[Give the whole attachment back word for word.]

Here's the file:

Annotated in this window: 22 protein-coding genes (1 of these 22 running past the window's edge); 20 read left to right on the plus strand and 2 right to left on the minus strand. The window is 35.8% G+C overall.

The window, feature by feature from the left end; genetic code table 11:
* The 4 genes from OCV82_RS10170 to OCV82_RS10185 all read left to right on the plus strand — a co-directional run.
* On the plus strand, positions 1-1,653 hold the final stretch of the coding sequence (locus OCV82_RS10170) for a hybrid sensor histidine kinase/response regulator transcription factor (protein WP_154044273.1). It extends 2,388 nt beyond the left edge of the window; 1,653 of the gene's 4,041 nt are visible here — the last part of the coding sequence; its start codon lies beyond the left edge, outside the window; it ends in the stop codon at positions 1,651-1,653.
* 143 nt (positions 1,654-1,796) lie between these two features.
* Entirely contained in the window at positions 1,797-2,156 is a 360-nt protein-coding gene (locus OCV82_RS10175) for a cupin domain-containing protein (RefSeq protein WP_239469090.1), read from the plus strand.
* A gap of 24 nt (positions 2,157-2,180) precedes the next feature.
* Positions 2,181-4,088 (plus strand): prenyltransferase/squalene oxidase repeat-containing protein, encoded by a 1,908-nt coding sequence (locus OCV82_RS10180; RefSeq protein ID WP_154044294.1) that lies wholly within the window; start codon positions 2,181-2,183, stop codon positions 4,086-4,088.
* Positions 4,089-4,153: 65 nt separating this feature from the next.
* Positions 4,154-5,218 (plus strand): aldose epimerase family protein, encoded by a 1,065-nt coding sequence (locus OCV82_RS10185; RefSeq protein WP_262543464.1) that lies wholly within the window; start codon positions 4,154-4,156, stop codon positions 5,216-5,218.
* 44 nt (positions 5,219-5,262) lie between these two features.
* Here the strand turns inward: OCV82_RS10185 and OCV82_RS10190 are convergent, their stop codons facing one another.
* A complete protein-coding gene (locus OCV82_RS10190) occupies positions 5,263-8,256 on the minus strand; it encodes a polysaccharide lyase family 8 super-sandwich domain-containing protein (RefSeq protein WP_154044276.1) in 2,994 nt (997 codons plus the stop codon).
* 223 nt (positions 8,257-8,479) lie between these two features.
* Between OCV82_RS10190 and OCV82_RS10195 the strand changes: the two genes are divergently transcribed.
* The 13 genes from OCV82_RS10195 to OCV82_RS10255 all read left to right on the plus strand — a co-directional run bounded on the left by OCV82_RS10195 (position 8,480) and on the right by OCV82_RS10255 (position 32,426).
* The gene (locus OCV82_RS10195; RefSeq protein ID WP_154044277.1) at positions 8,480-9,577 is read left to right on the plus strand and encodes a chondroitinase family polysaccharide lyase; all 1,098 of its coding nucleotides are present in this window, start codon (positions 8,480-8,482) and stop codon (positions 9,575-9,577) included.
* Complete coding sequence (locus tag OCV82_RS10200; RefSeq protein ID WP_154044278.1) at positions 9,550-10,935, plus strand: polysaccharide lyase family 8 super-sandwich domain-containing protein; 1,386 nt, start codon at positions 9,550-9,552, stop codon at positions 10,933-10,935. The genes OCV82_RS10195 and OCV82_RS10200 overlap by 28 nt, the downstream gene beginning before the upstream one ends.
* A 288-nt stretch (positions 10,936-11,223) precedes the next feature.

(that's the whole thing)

Annotated in this window: 22 protein-coding genes (1 of these 22 running past the window's edge); 20 read left to right on the plus strand and 2 right to left on the minus strand. The window is 35.8% G+C overall.

The window, feature by feature from the left end; genetic code table 11:
* The 4 genes from OCV82_RS10170 to OCV82_RS10185 all read left to right on the plus strand — a co-directional run.
* On the plus strand, positions 1-1,653 hold the final stretch of the coding sequence (locus OCV82_RS10170) for a hybrid sensor histidine kinase/response regulator transcription factor (protein WP_154044273.1). It extends 2,388 nt beyond the left edge of the window; 1,653 of the gene's 4,041 nt are visible here — the last part of the coding sequence; its start codon lies beyond the left edge, outside the window; it ends in the stop codon at positions 1,651-1,653.
* 143 nt (positions 1,654-1,796) lie between these two features.
* Entirely contained in the window at positions 1,797-2,156 is a 360-nt protein-coding gene (locus OCV82_RS10175) for a cupin domain-containing protein (RefSeq protein WP_239469090.1), read from the plus strand.
* A gap of 24 nt (positions 2,157-2,180) precedes the next feature.
* Positions 2,181-4,088 (plus strand): prenyltransferase/squalene oxidase repeat-containing protein, encoded by a 1,908-nt coding sequence (locus OCV82_RS10180; RefSeq protein ID WP_154044294.1) that lies wholly within the window; start codon positions 2,181-2,183, stop codon positions 4,086-4,088.
* Positions 4,089-4,153: 65 nt separating this feature from the next.
* Positions 4,154-5,218 (plus strand): aldose epimerase family protein, encoded by a 1,065-nt coding sequence (locus OCV82_RS10185; RefSeq protein WP_262543464.1) that lies wholly within the window; start codon positions 4,154-4,156, stop codon positions 5,216-5,218.
* 44 nt (positions 5,219-5,262) lie between these two features.
* Here the strand turns inward: OCV82_RS10185 and OCV82_RS10190 are convergent, their stop codons facing one another.
* A complete protein-coding gene (locus OCV82_RS10190) occupies positions 5,263-8,256 on the minus strand; it encodes a polysaccharide lyase family 8 super-sandwich domain-containing protein (RefSeq protein WP_154044276.1) in 2,994 nt (997 codons plus the stop codon).
* 223 nt (positions 8,257-8,479) lie between these two features.
* Between OCV82_RS10190 and OCV82_RS10195 the strand changes: the two genes are divergently transcribed.
* The 13 genes from OCV82_RS10195 to OCV82_RS10255 all read left to right on the plus strand — a co-directional run bounded on the left by OCV82_RS10195 (position 8,480) and on the right by OCV82_RS10255 (position 32,426).
* The gene (locus OCV82_RS10195; RefSeq protein ID WP_154044277.1) at positions 8,480-9,577 is read left to right on the plus strand and encodes a chondroitinase family polysaccharide lyase; all 1,098 of its coding nucleotides are present in this window, start codon (positions 8,480-8,482) and stop codon (positions 9,575-9,577) included.
* Complete coding sequence (locus tag OCV82_RS10200; RefSeq protein ID WP_154044278.1) at positions 9,550-10,935, plus strand: polysaccharide lyase family 8 super-sandwich domain-containing protein; 1,386 nt, start codon at positions 9,550-9,552, stop codon at positions 10,933-10,935. The genes OCV82_RS10195 and OCV82_RS10200 overlap by 28 nt, the downstream gene beginning before the upstream one ends.
* A 288-nt stretch (positions 10,936-11,223) precedes the next feature.